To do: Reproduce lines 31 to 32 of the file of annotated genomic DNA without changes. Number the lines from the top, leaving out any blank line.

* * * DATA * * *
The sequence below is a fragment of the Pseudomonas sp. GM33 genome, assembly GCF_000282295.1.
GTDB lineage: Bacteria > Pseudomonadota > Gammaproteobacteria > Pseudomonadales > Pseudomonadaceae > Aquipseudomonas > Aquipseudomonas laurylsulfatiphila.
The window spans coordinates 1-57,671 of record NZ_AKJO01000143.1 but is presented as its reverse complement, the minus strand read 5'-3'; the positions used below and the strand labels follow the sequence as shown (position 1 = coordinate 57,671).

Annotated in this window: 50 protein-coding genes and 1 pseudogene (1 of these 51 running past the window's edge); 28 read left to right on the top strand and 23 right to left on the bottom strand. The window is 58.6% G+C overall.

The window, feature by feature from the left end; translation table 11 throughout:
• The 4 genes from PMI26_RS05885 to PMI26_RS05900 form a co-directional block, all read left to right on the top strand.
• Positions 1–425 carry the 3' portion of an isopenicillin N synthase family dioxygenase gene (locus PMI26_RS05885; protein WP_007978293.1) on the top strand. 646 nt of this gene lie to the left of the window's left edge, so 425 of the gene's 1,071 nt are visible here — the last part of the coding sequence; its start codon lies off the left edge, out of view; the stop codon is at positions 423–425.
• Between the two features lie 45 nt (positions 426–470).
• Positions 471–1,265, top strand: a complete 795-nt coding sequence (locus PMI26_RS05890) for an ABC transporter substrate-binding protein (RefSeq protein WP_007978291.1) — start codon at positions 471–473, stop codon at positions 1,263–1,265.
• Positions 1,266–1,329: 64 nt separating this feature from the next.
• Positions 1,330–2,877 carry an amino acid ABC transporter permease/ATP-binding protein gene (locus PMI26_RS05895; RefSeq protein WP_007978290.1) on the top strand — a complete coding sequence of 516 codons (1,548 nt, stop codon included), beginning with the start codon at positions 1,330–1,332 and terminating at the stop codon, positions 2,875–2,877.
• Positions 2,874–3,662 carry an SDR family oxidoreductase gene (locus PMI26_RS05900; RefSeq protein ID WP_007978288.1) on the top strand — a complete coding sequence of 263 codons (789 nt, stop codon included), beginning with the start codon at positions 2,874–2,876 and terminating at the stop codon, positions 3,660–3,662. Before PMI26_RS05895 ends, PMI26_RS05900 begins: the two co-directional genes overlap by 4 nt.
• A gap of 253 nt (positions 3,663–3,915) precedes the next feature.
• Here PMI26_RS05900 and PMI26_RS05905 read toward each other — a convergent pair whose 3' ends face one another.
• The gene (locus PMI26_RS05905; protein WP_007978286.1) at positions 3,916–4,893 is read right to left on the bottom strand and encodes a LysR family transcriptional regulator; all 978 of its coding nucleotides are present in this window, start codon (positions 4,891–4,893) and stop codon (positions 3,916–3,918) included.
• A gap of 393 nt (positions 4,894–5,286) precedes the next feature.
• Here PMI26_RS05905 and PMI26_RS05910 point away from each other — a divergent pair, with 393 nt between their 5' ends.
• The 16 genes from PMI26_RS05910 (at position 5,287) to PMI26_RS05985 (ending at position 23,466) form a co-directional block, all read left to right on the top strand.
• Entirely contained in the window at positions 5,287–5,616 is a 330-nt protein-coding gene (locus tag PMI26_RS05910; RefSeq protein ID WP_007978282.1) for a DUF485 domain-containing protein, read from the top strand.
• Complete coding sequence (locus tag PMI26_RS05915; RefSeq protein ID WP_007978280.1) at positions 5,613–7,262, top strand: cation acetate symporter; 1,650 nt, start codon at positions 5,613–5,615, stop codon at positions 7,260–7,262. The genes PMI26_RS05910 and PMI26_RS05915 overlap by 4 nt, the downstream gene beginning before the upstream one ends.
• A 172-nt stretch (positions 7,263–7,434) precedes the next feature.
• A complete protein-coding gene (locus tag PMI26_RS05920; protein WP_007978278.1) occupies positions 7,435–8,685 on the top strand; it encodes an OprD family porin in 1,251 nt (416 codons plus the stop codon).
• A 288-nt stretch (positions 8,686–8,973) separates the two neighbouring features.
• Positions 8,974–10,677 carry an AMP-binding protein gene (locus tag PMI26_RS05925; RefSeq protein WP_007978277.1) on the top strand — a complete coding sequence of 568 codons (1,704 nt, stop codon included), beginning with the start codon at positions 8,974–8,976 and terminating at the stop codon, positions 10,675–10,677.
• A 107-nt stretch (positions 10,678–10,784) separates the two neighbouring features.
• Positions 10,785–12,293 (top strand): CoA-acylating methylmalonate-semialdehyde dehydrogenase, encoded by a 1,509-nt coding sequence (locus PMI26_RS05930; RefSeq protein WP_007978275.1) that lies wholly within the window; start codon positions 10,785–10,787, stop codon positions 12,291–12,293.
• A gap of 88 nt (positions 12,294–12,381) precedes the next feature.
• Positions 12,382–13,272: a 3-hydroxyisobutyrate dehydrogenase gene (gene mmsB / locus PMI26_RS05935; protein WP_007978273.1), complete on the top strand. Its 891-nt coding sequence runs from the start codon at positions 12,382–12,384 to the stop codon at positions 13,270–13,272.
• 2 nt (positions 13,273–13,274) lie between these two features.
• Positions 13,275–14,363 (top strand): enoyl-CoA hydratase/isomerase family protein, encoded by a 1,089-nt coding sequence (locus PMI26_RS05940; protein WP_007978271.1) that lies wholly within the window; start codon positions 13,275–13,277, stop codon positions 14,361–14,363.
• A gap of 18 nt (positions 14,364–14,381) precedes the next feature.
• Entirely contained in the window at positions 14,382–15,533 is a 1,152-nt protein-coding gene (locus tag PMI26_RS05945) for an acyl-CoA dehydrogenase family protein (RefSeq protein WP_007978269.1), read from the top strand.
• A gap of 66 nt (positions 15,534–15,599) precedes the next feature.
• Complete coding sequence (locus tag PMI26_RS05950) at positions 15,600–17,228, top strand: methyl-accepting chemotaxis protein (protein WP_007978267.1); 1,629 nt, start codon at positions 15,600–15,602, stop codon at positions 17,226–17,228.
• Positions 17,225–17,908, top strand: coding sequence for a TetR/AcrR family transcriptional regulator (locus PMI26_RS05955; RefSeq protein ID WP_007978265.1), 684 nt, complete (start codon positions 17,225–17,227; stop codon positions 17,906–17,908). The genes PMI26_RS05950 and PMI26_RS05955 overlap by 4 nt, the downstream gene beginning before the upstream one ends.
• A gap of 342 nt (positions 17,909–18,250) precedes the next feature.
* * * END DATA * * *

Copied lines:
• A gap of 18 nt (positions 14,364–14,381) precedes the next feature.
• Entirely contained in the window at positions 14,382–15,533 is a 1,152-nt protein-coding gene (locus tag PMI26_RS05945) for an acyl-CoA dehydrogenase family protein (RefSeq protein WP_007978269.1), read from the top strand.